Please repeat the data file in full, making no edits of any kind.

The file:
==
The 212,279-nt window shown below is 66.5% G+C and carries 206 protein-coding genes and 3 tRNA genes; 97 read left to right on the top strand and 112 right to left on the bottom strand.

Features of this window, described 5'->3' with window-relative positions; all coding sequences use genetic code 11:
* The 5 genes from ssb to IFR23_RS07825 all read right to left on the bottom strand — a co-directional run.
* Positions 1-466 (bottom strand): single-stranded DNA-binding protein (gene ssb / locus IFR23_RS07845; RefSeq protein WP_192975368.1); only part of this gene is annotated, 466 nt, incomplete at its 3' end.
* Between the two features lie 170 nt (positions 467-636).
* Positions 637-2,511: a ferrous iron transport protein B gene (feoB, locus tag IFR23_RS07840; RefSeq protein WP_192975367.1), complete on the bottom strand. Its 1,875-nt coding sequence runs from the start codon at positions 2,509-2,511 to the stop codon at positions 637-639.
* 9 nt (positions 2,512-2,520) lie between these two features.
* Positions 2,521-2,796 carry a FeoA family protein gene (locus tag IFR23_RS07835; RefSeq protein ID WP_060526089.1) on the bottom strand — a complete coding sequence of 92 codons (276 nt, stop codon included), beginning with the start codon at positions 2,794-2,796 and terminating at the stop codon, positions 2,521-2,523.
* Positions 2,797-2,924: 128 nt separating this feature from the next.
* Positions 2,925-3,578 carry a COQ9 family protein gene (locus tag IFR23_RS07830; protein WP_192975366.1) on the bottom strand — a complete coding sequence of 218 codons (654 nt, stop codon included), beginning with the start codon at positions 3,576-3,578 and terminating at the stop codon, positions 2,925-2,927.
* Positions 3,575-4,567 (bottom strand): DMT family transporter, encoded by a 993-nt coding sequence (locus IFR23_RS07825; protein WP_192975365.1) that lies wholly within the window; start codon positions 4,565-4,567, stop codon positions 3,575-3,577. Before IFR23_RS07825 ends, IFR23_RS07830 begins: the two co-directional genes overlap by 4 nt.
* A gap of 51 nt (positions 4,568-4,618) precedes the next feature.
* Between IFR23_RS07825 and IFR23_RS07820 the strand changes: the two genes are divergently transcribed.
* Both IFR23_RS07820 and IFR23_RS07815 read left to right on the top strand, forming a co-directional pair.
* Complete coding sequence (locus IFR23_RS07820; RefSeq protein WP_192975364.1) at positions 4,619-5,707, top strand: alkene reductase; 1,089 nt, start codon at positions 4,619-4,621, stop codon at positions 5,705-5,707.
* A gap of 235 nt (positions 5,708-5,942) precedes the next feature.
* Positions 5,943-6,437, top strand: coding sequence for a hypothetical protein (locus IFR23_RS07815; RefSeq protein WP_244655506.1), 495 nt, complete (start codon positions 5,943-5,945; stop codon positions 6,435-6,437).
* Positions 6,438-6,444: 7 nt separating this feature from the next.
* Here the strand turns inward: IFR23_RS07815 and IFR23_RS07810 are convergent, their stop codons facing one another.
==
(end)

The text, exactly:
The 212,279-nt window shown below is 66.5% G+C and carries 206 protein-coding genes and 3 tRNA genes; 97 read left to right on the top strand and 112 right to left on the bottom strand.

Features of this window, described 5'->3' with window-relative positions; all coding sequences use genetic code 11:
* The 5 genes from ssb to IFR23_RS07825 all read right to left on the bottom strand — a co-directional run.
* Positions 1-466 (bottom strand): single-stranded DNA-binding protein (gene ssb / locus IFR23_RS07845; RefSeq protein WP_192975368.1); only part of this gene is annotated, 466 nt, incomplete at its 3' end.
* Between the two features lie 170 nt (positions 467-636).
* Positions 637-2,511: a ferrous iron transport protein B gene (feoB, locus tag IFR23_RS07840; RefSeq protein WP_192975367.1), complete on the bottom strand. Its 1,875-nt coding sequence runs from the start codon at positions 2,509-2,511 to the stop codon at positions 637-639.
* 9 nt (positions 2,512-2,520) lie between these two features.
* Positions 2,521-2,796 carry a FeoA family protein gene (locus tag IFR23_RS07835; RefSeq protein ID WP_060526089.1) on the bottom strand — a complete coding sequence of 92 codons (276 nt, stop codon included), beginning with the start codon at positions 2,794-2,796 and terminating at the stop codon, positions 2,521-2,523.
* Positions 2,797-2,924: 128 nt separating this feature from the next.
* Positions 2,925-3,578 carry a COQ9 family protein gene (locus tag IFR23_RS07830; protein WP_192975366.1) on the bottom strand — a complete coding sequence of 218 codons (654 nt, stop codon included), beginning with the start codon at positions 3,576-3,578 and terminating at the stop codon, positions 2,925-2,927.
* Positions 3,575-4,567 (bottom strand): DMT family transporter, encoded by a 993-nt coding sequence (locus IFR23_RS07825; protein WP_192975365.1) that lies wholly within the window; start codon positions 4,565-4,567, stop codon positions 3,575-3,577. Before IFR23_RS07825 ends, IFR23_RS07830 begins: the two co-directional genes overlap by 4 nt.
* A gap of 51 nt (positions 4,568-4,618) precedes the next feature.
* Between IFR23_RS07825 and IFR23_RS07820 the strand changes: the two genes are divergently transcribed.
* Both IFR23_RS07820 and IFR23_RS07815 read left to right on the top strand, forming a co-directional pair.
* Complete coding sequence (locus IFR23_RS07820; RefSeq protein WP_192975364.1) at positions 4,619-5,707, top strand: alkene reductase; 1,089 nt, start codon at positions 4,619-4,621, stop codon at positions 5,705-5,707.
* A gap of 235 nt (positions 5,708-5,942) precedes the next feature.
* Positions 5,943-6,437, top strand: coding sequence for a hypothetical protein (locus IFR23_RS07815; RefSeq protein WP_244655506.1), 495 nt, complete (start codon positions 5,943-5,945; stop codon positions 6,435-6,437).
* Positions 6,438-6,444: 7 nt separating this feature from the next.
* Here the strand turns inward: IFR23_RS07815 and IFR23_RS07810 are convergent, their stop codons facing one another.